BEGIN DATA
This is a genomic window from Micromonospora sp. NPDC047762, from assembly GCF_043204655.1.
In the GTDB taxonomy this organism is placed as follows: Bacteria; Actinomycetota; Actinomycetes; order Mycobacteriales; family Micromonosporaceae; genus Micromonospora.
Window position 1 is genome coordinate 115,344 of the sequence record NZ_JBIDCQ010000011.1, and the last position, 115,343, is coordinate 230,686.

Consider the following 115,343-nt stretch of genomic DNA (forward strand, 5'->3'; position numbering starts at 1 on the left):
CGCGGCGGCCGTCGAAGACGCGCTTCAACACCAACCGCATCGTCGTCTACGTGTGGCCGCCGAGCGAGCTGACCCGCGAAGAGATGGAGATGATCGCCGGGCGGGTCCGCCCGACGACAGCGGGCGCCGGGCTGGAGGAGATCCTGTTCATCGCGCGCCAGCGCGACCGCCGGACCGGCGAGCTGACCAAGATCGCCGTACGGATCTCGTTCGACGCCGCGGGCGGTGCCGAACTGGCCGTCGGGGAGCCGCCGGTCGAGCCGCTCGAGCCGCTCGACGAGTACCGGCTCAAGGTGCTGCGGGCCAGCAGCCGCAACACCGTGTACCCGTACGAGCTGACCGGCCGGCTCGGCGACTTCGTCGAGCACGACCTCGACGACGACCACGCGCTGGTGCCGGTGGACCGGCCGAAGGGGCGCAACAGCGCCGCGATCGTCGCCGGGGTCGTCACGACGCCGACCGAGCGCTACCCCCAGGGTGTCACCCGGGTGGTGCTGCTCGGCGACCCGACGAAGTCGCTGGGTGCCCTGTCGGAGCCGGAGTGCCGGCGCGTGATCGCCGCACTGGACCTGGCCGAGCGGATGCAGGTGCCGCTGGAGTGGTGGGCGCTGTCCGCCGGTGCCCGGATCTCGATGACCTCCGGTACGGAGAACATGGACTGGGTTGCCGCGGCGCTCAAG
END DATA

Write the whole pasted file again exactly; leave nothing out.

This is a genomic window from Micromonospora sp. NPDC047762, from assembly GCF_043204655.1.
In the GTDB taxonomy this organism is placed as follows: Bacteria; Actinomycetota; Actinomycetes; order Mycobacteriales; family Micromonosporaceae; genus Micromonospora.
Window position 1 is genome coordinate 115,344 of the sequence record NZ_JBIDCQ010000011.1, and the last position, 115,343, is coordinate 230,686.

Consider the following 115,343-nt stretch of genomic DNA (forward strand, 5'->3'; position numbering starts at 1 on the left):
CGCGGCGGCCGTCGAAGACGCGCTTCAACACCAACCGCATCGTCGTCTACGTGTGGCCGCCGAGCGAGCTGACCCGCGAAGAGATGGAGATGATCGCCGGGCGGGTCCGCCCGACGACAGCGGGCGCCGGGCTGGAGGAGATCCTGTTCATCGCGCGCCAGCGCGACCGCCGGACCGGCGAGCTGACCAAGATCGCCGTACGGATCTCGTTCGACGCCGCGGGCGGTGCCGAACTGGCCGTCGGGGAGCCGCCGGTCGAGCCGCTCGAGCCGCTCGACGAGTACCGGCTCAAGGTGCTGCGGGCCAGCAGCCGCAACACCGTGTACCCGTACGAGCTGACCGGCCGGCTCGGCGACTTCGTCGAGCACGACCTCGACGACGACCACGCGCTGGTGCCGGTGGACCGGCCGAAGGGGCGCAACAGCGCCGCGATCGTCGCCGGGGTCGTCACGACGCCGACCGAGCGCTACCCCCAGGGTGTCACCCGGGTGGTGCTGCTCGGCGACCCGACGAAGTCGCTGGGTGCCCTGTCGGAGCCGGAGTGCCGGCGCGTGATCGCCGCACTGGACCTGGCCGAGCGGATGCAGGTGCCGCTGGAGTGGTGGGCGCTGTCCGCCGGTGCCCGGATCTCGATGACCTCCGGTACGGAGAACATGGACTGGGTTGCCGCGGCGCTCAAG